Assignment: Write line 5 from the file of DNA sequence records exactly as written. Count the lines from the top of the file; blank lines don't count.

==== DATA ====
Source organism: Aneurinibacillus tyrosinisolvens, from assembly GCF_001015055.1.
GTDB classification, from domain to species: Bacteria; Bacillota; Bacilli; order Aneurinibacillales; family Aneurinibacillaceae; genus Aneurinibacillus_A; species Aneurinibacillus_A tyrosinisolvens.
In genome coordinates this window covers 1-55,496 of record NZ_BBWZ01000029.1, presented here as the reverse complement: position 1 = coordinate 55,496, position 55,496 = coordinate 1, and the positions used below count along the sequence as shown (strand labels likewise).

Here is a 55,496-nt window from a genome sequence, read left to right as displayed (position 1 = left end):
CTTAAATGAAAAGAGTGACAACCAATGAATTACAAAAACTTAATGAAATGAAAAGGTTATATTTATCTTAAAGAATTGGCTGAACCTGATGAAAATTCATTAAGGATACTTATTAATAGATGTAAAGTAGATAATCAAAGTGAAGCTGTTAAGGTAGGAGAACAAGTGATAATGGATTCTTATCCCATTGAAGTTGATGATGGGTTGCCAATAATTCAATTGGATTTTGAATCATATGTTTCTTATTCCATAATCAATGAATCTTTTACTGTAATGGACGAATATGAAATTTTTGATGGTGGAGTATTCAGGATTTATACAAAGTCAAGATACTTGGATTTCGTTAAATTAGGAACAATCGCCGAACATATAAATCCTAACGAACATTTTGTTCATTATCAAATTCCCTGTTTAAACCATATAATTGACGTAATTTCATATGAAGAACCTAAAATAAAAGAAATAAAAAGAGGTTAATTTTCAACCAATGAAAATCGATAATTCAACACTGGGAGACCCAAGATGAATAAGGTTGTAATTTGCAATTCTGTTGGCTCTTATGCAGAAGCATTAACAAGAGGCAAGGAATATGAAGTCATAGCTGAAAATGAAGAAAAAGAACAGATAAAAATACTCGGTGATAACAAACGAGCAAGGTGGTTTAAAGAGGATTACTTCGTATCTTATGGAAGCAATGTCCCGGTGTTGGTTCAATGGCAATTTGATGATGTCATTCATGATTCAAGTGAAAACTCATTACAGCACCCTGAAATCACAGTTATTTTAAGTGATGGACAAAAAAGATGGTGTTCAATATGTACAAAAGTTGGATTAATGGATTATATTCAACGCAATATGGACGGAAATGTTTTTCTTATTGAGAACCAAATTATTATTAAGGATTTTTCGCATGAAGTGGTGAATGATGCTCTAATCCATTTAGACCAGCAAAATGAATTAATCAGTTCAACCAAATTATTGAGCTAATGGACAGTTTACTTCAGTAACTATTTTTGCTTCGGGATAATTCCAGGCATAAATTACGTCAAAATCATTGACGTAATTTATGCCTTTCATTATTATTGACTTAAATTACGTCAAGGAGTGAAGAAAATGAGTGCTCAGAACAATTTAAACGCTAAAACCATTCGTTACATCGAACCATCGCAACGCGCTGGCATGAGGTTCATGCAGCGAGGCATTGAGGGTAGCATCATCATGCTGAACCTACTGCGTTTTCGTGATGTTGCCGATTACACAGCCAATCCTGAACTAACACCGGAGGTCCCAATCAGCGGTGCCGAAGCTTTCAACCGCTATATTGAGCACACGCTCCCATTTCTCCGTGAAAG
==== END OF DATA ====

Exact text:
CTTAAATGAAAAGAGTGACAACCAATGAATTACAAAAACTTAATGAAATGAAAAGGTTATATTTATCTTAAAGAATTGGCTGAACCTGATGAAAATTCATTAAGGATACTTATTAATAGATGTAAAGTAGATAATCAAAGTGAAGCTGTTAAGGTAGGAGAACAAGTGATAATGGATTCTTATCCCATTGAAGTTGATGATGGGTTGCCAATAATTCAATTGGATTTTGAATCATATGTTTCTTATTCCATAATCAATGAATCTTTTACTGTAATGGACGAATATGAAATTTTTGATGGTGGAGTATTCAGGATTTATACAAAGTCAAGATACTTGGATTTCGTTAAATTAGGAACAATCGCCGAACATATAAATCCTAACGAACATTTTGTTCATTATCAAATTCCCTGTTTAAACCATATAATTGACGTAATTTCATATGAAGAACCTAAAATAAAAGAAATAAAAAGAGGTTAATTTTCAACCAATGAAAATCGATAATTCAACACTGGGAGACCCAAGATGAATAAGGTTGTAATTTGCAATTCTGTTGGCTCTTATGCAGAAGCATTAACAAGAGGCAAGGAATATGAAGTCATAGCTGAAAATGAAGAAAAAGAACAGATAAAAATACTCGGTGATAACAAACGAGCAAGGTGGTTTAAAGAGGATTACTTCGTATCTTATGGAAGCAATGTCCCGGTGTTGGTTCAATGGCAATTTGATGATGTCATTCATGATTCAAGTGAAAACTCATTACAGCACCCTGAAATCACAGTTATTTTAAGTGATGGACAAAAAAGATGGTGTTCAATATGTACAAAAGTTGGATTAATGGATTATATTCAACGCAATATGGACGGAAATGTTTTTCTTATTGAGAACCAAATTATTATTAAGGATTTTTCGCATGAAGTGGTGAATGATGCTCTAATCCATTTAGACCAGCAAAATGAATTAATCAGTTCAACCAAATTATTGAGCTAATGGACAGTTTACTTCAGTAACTATTTTTGCTTCGGGATAATTCCAGGCATAAATTACGTCAAAATCATTGACGTAATTTATGCCTTTCATTATTATTGACTTAAATTACGTCAAGGAGTGAAGAAAATGAGTGCTCAGAACAATTTAAACGCTAAAACCATTCGTTACATCGAACCATCGCAACGCGCTGGCATGAGGTTCATGCAGCGAGGCATTGAGGGTAGCATCATCATGCTGAACCTACTGCGTTTTCGTGATGTTGCCGATTACACAGCCAATCCTGAACTAACACCGGAGGTCCCAATCAGCGGTGCCGAAGCTTTCAACCGCTATATTGAGCACACGCTCCCATTTCTCCGTGAAAG